Author Topic: Western civilization is a health hazard  (Read 7563 times)

90sRetroFan

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Re: Western civilization is a health hazard
« Reply #165 on: April 05, 2022, 10:17:39 pm »
https://us.yahoo.com/news/russia-latest-atrocity-unleashed-nitric-113009782.html

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Russian forces on Tuesday reportedly struck a tank of nitric acid in Ukraine’s Luhansk region, sparking panicked warnings for residents to protect their faces and remain indoors.

Serhiy Gaidai, the head of the Luhansk regional administration, issued a video address warning residents the toxic fumes can cause “severe damage.”

“Prepare protective face masks soaked in soda solution. When applied locally to the eyes, nitric acid causes severe damage with extensive necrosis of the cornea and conjunctiva, leading to loss of vision,” he said, urging those living near Rubizhne to remain indoors and seal up their windows.

“This chemical is very toxic and we don’t know where the toxic cloud will go. We will be monitoring the air and waiting for rain,” he said.

So, which civilization introduced nitric acid into the world? Yep, same one as usual:

https://en.wikipedia.org/wiki/Nitric_acid#History

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In the 17th century, Johann Rudolf Glauber devised a process to obtain nitric acid by distilling potassium nitrate with sulfuric acid. In 1776 Antoine Lavoisier cited Joseph Priestley's work to point out that it can be converted from nitric oxide (which he calls "nitrous air"), "combined with an approximately equal volume of the purest part of common air, and with a considerable quantity of water."[32][a] In 1785 Henry Cavendish determined its precise composition and showed that it could be synthesized by passing a stream of electric sparks through moist air.[30] In 1806, Humphry Davy reported the results of extensive distilled water electrolysis experiments concluding that nitric acid was produced at the anode from dissolved atmospheric nitrogen gas. He used a high voltage battery and non-reactive electrodes and vessels such as gold electrode cones that doubled as vessels bridged by damp asbestos.[33]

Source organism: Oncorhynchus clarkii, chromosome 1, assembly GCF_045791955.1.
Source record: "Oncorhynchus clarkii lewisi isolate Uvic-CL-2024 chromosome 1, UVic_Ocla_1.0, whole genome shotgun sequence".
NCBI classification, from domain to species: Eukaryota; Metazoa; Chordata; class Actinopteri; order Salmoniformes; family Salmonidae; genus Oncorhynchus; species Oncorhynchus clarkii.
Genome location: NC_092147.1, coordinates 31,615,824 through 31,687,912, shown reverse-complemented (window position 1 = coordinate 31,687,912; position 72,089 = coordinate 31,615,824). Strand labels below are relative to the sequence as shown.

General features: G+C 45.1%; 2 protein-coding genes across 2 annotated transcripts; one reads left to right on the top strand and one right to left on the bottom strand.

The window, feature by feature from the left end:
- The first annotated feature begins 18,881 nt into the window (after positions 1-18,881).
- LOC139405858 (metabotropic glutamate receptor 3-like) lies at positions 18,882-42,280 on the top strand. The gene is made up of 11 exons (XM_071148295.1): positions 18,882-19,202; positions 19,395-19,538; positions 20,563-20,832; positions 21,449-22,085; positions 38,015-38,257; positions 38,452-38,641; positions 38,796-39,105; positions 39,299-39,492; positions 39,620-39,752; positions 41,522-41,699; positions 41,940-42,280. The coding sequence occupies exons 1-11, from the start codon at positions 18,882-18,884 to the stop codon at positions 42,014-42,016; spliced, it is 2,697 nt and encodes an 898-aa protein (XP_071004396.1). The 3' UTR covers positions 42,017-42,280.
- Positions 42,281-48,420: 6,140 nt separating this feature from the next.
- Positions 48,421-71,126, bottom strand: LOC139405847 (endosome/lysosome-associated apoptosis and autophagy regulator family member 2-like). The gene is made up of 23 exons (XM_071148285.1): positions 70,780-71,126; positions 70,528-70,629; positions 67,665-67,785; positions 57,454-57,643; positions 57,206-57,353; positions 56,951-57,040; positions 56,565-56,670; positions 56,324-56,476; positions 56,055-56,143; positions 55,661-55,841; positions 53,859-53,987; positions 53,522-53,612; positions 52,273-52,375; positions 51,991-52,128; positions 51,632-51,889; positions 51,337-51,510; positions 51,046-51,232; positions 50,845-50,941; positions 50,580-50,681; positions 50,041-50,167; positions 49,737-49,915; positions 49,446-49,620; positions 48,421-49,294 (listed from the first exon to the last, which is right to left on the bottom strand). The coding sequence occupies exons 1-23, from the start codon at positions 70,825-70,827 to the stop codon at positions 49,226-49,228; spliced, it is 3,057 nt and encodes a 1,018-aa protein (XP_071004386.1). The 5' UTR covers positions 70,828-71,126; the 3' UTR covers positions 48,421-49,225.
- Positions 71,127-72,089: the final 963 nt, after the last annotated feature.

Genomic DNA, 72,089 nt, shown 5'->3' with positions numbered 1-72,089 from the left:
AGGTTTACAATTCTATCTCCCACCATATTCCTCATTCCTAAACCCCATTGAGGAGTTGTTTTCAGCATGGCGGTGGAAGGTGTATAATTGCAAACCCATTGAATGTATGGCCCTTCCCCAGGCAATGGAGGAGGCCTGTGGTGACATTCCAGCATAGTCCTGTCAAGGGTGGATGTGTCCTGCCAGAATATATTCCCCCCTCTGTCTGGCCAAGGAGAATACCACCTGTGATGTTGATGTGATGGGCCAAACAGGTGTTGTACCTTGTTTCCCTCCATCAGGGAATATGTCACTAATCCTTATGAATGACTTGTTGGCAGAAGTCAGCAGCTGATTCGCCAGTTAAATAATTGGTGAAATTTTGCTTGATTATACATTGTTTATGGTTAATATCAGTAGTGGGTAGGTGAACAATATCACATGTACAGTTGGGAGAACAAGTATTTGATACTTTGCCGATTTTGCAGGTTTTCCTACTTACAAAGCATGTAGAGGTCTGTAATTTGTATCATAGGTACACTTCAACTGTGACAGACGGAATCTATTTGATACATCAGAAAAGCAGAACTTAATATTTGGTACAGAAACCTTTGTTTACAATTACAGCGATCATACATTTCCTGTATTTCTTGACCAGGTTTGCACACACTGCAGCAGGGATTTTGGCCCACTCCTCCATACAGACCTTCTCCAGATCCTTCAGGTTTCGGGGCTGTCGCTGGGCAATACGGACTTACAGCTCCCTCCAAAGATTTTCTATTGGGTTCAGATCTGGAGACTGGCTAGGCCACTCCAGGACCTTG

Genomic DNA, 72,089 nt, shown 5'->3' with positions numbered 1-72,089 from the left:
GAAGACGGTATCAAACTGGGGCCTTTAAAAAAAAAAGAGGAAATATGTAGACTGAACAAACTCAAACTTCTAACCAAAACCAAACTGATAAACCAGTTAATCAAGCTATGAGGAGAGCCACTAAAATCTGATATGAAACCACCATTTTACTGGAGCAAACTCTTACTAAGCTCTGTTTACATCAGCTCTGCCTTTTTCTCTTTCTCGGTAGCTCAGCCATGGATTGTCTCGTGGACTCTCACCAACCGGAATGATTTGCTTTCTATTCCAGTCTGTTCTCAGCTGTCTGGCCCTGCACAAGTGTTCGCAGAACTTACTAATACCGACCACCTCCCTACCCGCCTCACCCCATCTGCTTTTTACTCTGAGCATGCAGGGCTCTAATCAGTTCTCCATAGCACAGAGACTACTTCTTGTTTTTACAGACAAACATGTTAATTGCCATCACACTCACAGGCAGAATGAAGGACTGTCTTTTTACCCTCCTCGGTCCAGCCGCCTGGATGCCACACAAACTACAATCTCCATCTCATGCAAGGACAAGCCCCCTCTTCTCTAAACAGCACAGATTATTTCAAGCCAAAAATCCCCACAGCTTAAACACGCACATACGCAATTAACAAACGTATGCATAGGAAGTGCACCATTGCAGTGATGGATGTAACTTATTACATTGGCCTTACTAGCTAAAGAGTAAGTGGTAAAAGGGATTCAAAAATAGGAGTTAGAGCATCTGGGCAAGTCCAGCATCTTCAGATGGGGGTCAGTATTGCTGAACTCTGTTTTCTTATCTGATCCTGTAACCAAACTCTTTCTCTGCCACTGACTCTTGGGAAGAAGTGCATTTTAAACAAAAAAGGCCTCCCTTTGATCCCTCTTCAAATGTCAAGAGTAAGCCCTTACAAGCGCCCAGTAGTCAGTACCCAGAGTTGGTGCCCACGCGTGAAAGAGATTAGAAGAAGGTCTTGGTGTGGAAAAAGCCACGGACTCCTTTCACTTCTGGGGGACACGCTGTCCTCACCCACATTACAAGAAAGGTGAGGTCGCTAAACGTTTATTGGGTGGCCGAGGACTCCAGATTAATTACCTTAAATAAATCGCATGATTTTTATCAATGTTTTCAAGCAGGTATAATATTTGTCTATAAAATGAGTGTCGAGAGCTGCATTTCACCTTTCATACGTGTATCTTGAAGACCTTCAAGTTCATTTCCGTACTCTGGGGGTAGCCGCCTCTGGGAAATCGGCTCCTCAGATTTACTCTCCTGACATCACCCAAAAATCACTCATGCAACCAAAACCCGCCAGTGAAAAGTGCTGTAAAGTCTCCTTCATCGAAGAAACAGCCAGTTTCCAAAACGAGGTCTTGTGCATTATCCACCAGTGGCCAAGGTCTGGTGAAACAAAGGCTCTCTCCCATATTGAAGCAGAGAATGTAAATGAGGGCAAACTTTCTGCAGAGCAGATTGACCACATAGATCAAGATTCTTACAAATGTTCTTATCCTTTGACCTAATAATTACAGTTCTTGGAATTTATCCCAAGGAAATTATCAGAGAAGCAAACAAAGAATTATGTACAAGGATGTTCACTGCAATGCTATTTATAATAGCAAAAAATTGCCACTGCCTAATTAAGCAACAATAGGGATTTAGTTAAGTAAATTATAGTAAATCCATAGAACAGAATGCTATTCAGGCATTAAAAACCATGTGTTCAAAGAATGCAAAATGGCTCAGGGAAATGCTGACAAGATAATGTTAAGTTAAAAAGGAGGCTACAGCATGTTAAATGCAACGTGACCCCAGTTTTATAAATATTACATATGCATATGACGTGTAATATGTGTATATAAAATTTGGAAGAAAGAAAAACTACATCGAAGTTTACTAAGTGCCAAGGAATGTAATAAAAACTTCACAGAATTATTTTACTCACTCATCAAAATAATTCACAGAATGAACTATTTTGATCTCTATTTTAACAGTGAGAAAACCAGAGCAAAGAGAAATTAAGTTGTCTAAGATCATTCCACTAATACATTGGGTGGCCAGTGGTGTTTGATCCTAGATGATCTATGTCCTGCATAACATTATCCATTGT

The industrial production of nitric acid from atmospheric air began in 1905 with the Birkeland–Eyde process, also known as the arc process.[34] This process is based upon the oxidation of atmospheric nitrogen by atmospheric oxygen to nitric oxide with a very high temperature electric arc. Yields of up to approximately 4–5% nitric oxide were obtained at 3000 °C, and less at lower temperatures.[34][35] The nitric oxide was cooled and oxidized by the remaining atmospheric oxygen to nitrogen dioxide, and this was subsequently absorbed in water in a series of packed column or plate column absorption towers to produce dilute nitric acid. The first towers bubbled the nitrogen dioxide through water and non-reactive quartz fragments. About 20% of the produced oxides of nitrogen remained unreacted so the final towers contained an alkali solution to neutralize the rest.[36] The process was very energy intensive and was rapidly displaced by the Ostwald process once cheap ammonia became available.

Another early production method was invented by French engineer Albert Nodon around 1913. His method produced nitric acid from electrolysis of calcium nitrate converted by bacteria from nitrogenous matter in peat bogs. An earthenware pot surrounded by limestone was sunk into the peat and staked with tarred lumber to make a compartment for the carbon anode around which the nitric acid is formed. Nitric acid was pumped out from a earthenware[37] pipe that was sunk down to the bottom of the pot. Fresh water was pumped into the top through another earthenware pipe to replace the fluid removed. The interior was filled with coke. Cast iron cathodes were sunk into the peat surrounding it. Resistance was about 3 ohms per cubic meter and the power supplied was around 10 volts. Production from one deposit was 800 tons per year.[37][38]

Once the Haber process for the efficient production of ammonia was introduced in 1913, nitric acid production from ammonia using the Ostwald process overtook production from the Birkeland–Eyde process. This method of production is still in use today.